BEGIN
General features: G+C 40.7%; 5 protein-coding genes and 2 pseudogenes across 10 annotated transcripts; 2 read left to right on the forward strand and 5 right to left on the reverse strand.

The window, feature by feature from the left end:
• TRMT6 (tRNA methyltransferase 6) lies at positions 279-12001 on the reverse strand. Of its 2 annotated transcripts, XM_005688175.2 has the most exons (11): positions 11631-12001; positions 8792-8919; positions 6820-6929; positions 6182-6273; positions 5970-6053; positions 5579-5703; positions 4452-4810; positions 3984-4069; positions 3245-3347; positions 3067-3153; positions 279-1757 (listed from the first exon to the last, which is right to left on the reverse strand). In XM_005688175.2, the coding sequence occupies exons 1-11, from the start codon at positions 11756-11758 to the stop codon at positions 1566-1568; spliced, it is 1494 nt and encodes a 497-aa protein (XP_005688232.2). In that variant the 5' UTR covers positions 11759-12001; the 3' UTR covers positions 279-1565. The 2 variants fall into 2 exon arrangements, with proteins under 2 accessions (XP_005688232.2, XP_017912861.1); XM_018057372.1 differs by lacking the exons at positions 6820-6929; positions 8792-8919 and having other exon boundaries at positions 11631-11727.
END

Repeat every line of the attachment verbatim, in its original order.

General features: G+C 40.7%; 5 protein-coding genes and 2 pseudogenes across 10 annotated transcripts; 2 read left to right on the forward strand and 5 right to left on the reverse strand.

The window, feature by feature from the left end:
• TRMT6 (tRNA methyltransferase 6) lies at positions 279-12001 on the reverse strand. Of its 2 annotated transcripts, XM_005688175.2 has the most exons (11): positions 11631-12001; positions 8792-8919; positions 6820-6929; positions 6182-6273; positions 5970-6053; positions 5579-5703; positions 4452-4810; positions 3984-4069; positions 3245-3347; positions 3067-3153; positions 279-1757 (listed from the first exon to the last, which is right to left on the reverse strand). In XM_005688175.2, the coding sequence occupies exons 1-11, from the start codon at positions 11756-11758 to the stop codon at positions 1566-1568; spliced, it is 1494 nt and encodes a 497-aa protein (XP_005688232.2). In that variant the 5' UTR covers positions 11759-12001; the 3' UTR covers positions 279-1565. The 2 variants fall into 2 exon arrangements, with proteins under 2 accessions (XP_005688232.2, XP_017912861.1); XM_018057372.1 differs by lacking the exons at positions 6820-6929; positions 8792-8919 and having other exon boundaries at positions 11631-11727.